Friday, 16 July 2010

GRI and CDP are collaborating on carbon reporting

GRIThe two biggest names in carbon reporting, the Global Reporting Initiative (GRI) and the Carbon Disclosure Project (CDP) have agreed to collaborate on their reporting standards.

CDP logoThe two organisations will work together in the development of Sector Supplements and feedback on each other’s guidelines/questionnaires. The idea is to look for ways in which they can align their questions to improve the process and get better quality reporting. The collaboration will also help the GRI in drafting sector reporting indicators.

The organisations have already published a paper ‘Linking up: GRI and CDP’. It includes a table that shows the overlap between GRI G3 Profile Disclosures and Performance Indicators and related CDP questions for 2010. Highlighting the overlap will help organisations conform to both reporting processes.


This is a good move. In total, 2,500 organisations around the world disclose their greenhouse gas emissions and climate change strategies through CDP and over 1,300 organisations published a GRI based report in 2009. (The GRI standards include a wider range of sustainability topics). So anything that helps the process is useful.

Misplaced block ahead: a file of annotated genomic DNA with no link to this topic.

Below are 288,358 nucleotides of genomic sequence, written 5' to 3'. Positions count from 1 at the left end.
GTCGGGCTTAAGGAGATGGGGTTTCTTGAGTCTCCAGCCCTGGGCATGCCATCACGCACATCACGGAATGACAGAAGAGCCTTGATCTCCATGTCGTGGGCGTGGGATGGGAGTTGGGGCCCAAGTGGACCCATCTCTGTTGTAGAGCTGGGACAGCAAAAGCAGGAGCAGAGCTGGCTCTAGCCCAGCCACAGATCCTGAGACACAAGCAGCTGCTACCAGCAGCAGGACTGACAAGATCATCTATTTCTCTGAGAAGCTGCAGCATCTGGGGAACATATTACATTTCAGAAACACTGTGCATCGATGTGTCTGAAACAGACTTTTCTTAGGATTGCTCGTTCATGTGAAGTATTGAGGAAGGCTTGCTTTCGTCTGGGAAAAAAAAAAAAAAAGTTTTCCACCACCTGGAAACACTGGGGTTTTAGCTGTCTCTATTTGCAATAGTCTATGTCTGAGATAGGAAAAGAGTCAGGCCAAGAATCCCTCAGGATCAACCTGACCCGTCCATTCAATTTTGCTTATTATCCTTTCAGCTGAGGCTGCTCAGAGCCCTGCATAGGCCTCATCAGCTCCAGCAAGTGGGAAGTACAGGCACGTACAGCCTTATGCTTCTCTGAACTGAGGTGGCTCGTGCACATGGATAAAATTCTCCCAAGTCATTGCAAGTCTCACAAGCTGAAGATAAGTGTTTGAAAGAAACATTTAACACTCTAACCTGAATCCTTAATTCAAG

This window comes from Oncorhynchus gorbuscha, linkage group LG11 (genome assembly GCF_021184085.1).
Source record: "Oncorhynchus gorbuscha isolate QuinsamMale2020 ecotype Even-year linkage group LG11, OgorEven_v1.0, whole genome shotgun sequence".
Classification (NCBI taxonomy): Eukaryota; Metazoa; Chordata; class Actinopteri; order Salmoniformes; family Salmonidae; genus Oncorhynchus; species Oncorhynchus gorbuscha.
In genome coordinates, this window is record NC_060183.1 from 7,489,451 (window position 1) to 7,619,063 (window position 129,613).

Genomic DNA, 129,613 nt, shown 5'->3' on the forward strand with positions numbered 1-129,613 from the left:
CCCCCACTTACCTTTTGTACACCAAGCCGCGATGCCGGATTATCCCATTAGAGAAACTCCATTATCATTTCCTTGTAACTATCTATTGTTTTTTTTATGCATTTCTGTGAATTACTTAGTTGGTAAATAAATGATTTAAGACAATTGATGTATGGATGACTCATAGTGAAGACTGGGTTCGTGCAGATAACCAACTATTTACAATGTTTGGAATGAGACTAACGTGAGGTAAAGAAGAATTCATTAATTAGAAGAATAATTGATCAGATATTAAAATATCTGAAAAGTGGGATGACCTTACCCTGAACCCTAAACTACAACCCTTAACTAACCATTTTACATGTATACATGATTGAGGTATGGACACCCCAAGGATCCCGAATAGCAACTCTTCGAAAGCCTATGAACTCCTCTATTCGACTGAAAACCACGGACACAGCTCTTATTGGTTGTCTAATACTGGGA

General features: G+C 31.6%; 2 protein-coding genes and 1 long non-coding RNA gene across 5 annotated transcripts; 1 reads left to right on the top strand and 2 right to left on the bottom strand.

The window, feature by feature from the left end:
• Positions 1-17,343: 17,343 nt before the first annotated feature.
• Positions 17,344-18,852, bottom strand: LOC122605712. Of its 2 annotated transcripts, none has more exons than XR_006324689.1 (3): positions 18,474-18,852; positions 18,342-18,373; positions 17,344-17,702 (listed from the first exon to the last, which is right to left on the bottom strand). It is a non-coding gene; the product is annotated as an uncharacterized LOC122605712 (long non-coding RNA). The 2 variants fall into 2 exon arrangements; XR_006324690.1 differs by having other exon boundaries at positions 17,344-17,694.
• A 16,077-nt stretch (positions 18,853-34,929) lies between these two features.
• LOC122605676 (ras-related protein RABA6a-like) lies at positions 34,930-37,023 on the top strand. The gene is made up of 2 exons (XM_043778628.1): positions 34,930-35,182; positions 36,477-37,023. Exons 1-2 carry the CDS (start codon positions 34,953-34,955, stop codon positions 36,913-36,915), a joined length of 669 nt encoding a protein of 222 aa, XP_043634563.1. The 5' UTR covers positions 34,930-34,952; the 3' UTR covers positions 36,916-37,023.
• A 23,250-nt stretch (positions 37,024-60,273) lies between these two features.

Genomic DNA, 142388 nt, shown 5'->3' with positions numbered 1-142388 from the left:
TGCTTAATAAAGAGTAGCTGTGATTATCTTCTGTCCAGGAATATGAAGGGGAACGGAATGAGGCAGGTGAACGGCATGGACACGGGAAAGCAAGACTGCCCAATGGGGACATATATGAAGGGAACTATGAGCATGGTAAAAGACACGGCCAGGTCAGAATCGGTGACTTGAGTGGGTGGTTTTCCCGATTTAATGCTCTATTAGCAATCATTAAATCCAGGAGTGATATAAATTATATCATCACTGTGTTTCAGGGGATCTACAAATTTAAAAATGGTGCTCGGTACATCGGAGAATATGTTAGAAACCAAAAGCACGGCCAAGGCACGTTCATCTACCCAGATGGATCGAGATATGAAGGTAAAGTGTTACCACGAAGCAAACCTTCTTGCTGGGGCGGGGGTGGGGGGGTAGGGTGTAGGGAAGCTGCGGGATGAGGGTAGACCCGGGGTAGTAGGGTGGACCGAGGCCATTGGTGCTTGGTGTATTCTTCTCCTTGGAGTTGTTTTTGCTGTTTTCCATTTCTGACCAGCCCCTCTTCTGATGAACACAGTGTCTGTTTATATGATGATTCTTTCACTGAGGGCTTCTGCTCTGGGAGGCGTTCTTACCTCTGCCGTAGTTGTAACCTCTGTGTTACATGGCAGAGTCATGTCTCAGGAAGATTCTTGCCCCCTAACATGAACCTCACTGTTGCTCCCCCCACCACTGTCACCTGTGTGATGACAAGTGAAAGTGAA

There is a lack of standards around emissions calculating and reporting, although some de facto standards have emerged, such as the GHG Protocol for calculating emissions and CDP and GRI for reporting.  Unfortunately, governments introducing their own legislation sometimes insist on their own variations, which muddies the waters. 

But for companies looking to report for the first time there are a range of potential standards to consider.  Usually carbon emissions management solutions will handle most requirements, but the sooner we get universal agreement on standards the better it will be for software buyers and sellers). Lets hope the GRI and CDP can merge their requirements sooner rather than later.

© The Green IT Review

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